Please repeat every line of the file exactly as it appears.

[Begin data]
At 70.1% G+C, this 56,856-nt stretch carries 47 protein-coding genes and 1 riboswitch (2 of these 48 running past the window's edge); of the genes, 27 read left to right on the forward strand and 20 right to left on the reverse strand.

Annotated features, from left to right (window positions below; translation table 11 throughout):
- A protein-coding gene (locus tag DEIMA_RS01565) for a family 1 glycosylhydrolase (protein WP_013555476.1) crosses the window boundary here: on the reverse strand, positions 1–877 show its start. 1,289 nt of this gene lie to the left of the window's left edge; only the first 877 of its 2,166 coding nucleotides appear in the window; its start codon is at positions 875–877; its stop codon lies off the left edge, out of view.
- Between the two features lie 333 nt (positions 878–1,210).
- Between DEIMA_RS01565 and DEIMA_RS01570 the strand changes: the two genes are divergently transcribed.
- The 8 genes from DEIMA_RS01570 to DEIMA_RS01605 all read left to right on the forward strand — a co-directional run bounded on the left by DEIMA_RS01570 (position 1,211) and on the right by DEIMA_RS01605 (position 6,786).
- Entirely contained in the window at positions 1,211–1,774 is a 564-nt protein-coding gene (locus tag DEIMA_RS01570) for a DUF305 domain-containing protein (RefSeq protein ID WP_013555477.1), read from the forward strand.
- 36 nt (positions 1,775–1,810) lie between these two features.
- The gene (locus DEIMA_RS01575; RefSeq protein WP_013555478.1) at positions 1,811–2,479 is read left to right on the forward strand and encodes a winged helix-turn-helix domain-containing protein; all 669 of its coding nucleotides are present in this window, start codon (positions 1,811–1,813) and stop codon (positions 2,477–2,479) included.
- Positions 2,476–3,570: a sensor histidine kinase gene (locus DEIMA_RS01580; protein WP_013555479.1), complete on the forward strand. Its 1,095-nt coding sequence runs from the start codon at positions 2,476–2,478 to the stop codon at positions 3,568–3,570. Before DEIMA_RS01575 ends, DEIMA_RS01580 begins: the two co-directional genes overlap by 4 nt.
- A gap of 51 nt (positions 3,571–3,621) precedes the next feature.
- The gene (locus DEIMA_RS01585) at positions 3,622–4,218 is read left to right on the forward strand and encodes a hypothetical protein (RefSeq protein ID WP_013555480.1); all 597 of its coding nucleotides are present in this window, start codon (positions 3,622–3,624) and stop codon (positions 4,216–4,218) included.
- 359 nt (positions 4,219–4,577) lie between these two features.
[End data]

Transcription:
At 70.1% G+C, this 56,856-nt stretch carries 47 protein-coding genes and 1 riboswitch (2 of these 48 running past the window's edge); of the genes, 27 read left to right on the forward strand and 20 right to left on the reverse strand.

Annotated features, from left to right (window positions below; translation table 11 throughout):
- A protein-coding gene (locus tag DEIMA_RS01565) for a family 1 glycosylhydrolase (protein WP_013555476.1) crosses the window boundary here: on the reverse strand, positions 1–877 show its start. 1,289 nt of this gene lie to the left of the window's left edge; only the first 877 of its 2,166 coding nucleotides appear in the window; its start codon is at positions 875–877; its stop codon lies off the left edge, out of view.
- Between the two features lie 333 nt (positions 878–1,210).
- Between DEIMA_RS01565 and DEIMA_RS01570 the strand changes: the two genes are divergently transcribed.
- The 8 genes from DEIMA_RS01570 to DEIMA_RS01605 all read left to right on the forward strand — a co-directional run bounded on the left by DEIMA_RS01570 (position 1,211) and on the right by DEIMA_RS01605 (position 6,786).
- Entirely contained in the window at positions 1,211–1,774 is a 564-nt protein-coding gene (locus tag DEIMA_RS01570) for a DUF305 domain-containing protein (RefSeq protein ID WP_013555477.1), read from the forward strand.
- 36 nt (positions 1,775–1,810) lie between these two features.
- The gene (locus DEIMA_RS01575; RefSeq protein WP_013555478.1) at positions 1,811–2,479 is read left to right on the forward strand and encodes a winged helix-turn-helix domain-containing protein; all 669 of its coding nucleotides are present in this window, start codon (positions 1,811–1,813) and stop codon (positions 2,477–2,479) included.
- Positions 2,476–3,570: a sensor histidine kinase gene (locus DEIMA_RS01580; protein WP_013555479.1), complete on the forward strand. Its 1,095-nt coding sequence runs from the start codon at positions 2,476–2,478 to the stop codon at positions 3,568–3,570. Before DEIMA_RS01575 ends, DEIMA_RS01580 begins: the two co-directional genes overlap by 4 nt.
- A gap of 51 nt (positions 3,571–3,621) precedes the next feature.
- The gene (locus DEIMA_RS01585) at positions 3,622–4,218 is read left to right on the forward strand and encodes a hypothetical protein (RefSeq protein ID WP_013555480.1); all 597 of its coding nucleotides are present in this window, start codon (positions 3,622–3,624) and stop codon (positions 4,216–4,218) included.
- 359 nt (positions 4,219–4,577) lie between these two features.